Jon Bernthal on His Acting Process in 'King Richard'

Jon Bernthal Punisher

LOS ANGELES, CA - June 14, 2017: Jon Bernthal at the Los Angeles premiere for "Baby Driver" at the Ace Hotel Downtown. - Image (Featureflash Photo Agency /

Despite his prominence as The Punisher in the Marvel Cinematic Universe, Bernthal has worked in various well-known films and television series, including We, Own This City and 2021's King Richard, the biopic about Richard Williams, the father of tennis greats Venus and Serena Williams.

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In King Richard, Bernthal portrays Rick Macci, who assisted Williams's sisters in their early days as athletes. He spoke to Slash Film about playing Macci and shared his views on what he learns from the people he plays on-screen.

Jon Bernthal said that he gained some good acting advice from Macci's ideas:

"Not only did I find them applicable, I mean, it was such a beautiful set because there was so much fluidity. I find the best filmmakers are the ones that are the most comfortable with going off track and exploring and improvisation and trying to make things electric and nuanced. And there were things that I threw in. I remember, it ultimately wasn't in the film, but the first time he went and saw Serena and Venus play in the movie in Compton, a train went right by where they were playing. And later when they were in the room, and he was trying to make his case on why you should come down to Florida and train with him, I improvised from the book and from sort of a Macci-ism, and I said, 'When you guys were playing, that train went by. And if I were to ask you what color was that train? I bet what you would say is, 'What train?' Because you were so focused on the game and your mental game was so sharp.'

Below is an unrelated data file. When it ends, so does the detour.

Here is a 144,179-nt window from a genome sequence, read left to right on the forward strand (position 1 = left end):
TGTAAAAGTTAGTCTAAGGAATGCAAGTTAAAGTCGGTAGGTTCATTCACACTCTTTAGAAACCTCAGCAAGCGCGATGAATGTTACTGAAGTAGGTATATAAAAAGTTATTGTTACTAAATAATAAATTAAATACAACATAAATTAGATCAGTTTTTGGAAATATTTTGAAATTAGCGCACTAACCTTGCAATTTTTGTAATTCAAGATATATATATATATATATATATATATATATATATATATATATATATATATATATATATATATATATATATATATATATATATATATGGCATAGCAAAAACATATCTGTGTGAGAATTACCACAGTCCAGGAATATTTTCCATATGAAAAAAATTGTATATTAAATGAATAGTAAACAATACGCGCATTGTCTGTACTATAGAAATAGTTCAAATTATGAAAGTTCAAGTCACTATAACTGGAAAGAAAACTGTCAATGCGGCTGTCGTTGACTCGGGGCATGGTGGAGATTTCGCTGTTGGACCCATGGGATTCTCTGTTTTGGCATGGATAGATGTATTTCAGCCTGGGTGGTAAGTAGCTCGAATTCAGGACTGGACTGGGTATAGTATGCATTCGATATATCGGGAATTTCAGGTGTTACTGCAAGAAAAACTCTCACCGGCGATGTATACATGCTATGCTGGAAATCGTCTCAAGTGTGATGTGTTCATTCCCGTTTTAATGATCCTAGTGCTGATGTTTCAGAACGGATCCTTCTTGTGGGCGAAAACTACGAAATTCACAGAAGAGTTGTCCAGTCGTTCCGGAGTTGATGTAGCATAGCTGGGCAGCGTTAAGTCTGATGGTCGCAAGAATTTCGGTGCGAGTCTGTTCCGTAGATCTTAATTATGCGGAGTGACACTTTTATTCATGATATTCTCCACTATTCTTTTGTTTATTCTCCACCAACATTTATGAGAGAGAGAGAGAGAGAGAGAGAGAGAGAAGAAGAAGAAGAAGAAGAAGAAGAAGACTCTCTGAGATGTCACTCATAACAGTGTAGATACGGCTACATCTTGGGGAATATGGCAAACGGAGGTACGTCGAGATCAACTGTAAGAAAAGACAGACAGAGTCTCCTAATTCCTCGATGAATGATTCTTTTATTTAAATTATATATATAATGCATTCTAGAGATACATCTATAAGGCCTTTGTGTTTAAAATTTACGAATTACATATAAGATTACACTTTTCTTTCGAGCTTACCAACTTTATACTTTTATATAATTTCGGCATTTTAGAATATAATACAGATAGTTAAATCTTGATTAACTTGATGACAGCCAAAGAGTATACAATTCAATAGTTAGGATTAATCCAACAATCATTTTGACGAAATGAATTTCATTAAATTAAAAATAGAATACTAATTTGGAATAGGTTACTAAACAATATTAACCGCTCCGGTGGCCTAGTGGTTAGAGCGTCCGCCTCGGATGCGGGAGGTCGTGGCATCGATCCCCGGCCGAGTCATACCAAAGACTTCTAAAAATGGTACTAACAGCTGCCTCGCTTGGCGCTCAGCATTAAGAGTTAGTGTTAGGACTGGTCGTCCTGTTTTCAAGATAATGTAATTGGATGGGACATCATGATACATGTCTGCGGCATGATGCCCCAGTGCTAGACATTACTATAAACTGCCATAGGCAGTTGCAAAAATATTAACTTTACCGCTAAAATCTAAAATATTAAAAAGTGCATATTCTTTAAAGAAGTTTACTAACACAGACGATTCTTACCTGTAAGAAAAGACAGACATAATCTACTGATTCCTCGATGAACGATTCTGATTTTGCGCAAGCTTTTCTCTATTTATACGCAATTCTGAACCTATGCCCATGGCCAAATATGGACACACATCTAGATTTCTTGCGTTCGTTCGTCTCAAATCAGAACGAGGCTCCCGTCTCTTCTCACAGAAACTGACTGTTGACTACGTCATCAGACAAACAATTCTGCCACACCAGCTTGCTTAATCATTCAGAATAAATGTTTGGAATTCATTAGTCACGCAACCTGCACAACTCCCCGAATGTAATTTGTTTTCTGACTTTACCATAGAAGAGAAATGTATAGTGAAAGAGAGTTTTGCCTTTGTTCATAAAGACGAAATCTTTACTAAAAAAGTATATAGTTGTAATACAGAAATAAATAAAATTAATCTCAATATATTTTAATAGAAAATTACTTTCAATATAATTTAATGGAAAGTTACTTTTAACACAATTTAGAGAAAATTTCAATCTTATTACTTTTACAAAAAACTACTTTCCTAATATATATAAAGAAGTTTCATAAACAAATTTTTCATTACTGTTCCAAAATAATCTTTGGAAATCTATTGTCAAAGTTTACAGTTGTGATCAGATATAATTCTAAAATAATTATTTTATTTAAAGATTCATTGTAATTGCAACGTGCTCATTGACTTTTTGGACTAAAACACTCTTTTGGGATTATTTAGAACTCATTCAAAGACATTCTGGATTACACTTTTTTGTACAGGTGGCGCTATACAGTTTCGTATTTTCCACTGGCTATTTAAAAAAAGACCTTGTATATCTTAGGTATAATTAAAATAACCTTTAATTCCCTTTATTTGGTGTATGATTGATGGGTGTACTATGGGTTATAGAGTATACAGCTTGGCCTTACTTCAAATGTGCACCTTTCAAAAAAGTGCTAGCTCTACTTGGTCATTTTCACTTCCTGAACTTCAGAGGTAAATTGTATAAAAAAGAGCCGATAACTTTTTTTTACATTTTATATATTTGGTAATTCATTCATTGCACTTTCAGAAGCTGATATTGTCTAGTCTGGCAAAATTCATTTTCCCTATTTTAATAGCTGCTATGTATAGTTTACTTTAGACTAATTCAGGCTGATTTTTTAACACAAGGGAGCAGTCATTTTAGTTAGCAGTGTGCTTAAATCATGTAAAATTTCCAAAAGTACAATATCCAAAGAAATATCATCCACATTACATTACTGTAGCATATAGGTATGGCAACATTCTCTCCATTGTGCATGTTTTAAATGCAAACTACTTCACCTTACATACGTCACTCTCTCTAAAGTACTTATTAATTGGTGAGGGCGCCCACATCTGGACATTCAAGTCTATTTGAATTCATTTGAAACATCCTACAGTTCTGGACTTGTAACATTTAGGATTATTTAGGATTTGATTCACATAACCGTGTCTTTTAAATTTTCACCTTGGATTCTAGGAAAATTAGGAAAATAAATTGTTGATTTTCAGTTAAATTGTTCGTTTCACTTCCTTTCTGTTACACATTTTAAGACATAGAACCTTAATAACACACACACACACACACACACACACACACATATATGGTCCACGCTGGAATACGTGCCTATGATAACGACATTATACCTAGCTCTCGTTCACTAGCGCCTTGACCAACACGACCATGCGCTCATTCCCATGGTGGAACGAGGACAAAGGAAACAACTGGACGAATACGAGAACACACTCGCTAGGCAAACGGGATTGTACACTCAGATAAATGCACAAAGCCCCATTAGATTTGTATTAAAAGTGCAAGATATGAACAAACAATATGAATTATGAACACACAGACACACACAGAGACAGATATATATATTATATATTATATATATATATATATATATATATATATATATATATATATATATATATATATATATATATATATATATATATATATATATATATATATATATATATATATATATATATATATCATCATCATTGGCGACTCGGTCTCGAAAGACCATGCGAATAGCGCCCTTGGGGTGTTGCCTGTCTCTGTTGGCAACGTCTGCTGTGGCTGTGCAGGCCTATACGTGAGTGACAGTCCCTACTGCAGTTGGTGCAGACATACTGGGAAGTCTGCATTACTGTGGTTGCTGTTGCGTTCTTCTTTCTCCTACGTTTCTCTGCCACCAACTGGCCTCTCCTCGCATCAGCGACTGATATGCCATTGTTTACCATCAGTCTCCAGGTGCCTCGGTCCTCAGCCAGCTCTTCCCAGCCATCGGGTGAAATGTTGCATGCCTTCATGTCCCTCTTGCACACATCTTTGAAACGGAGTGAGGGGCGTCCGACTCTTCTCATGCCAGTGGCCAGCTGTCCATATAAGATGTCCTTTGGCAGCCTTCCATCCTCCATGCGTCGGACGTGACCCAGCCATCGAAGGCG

"And something that he talked about all the time, that if something is a distraction, how that can completely get you out of your game. You got to have, what you're talking about, this inner ability to forget, to block things out, to play little games with yourself. I'm not going to listen to that. The game is so high level. Everybody's good, but who has got that mental edge? I love the gamesmanship of that, and I love learning that. And then putting it to practice in my own tennis training that I did for the film."

Another aspect of Bernthal's success is his ability to keep the audience guessing. For example, he says that learning new skills as he plays different roles is one of his favorite parts of acting. He continues, "I mean, everything from the training I've done with special forces for military stuff to the other stuff I've done. I mean, I trained in mathematics when I played this math genius in this play I did. There are so many things. The show that I'm doing now, the driving, the stunt driving that I get to do. […> So they let me train sometimes three to six hours a day at the old tennis academy in my little hometown with the best trainers. And when you have professional training that long with guys that focus on getting you good, it's amazing how much you can grow when you have the time and the infrastructure to do it."

That is one of the most exciting aspects of acting for Bernthal, who sees it as a journey into himself. He says, "There are great kernels of wisdom to pick up from all these different characters you play. Look, I learned a lot of appreciation and a lot of hard lessons from playing Frank Castle for a long time. And equally so, I think I learned from Rick Macci in terms of how I want to be with my family and his positive outlook on life."

For Bernthal, the size of a role isn't as important to him as the depth of the person he is playing. He says, "I don't look at my commitment, or look at my journey really any difference whether I'm in one scene or whether I'm in the entire film. I really don't. Some of the favorite projects I've gotten to work on are things like Wind River or Sicario, where I just kind of like breeze in and breeze out. The more you live in it, and the more you sort of burn that character into your heart, I think. I love watching movies when I see a character kind of roll through. And then you think like, 'I wonder where that person's going? What's their life like? I believe that that person's been through some stuff.' Or like, 'I wonder …' I love that. I loved that growing up as a film fan. To get the opportunity to play those kinds of characters is awesome."

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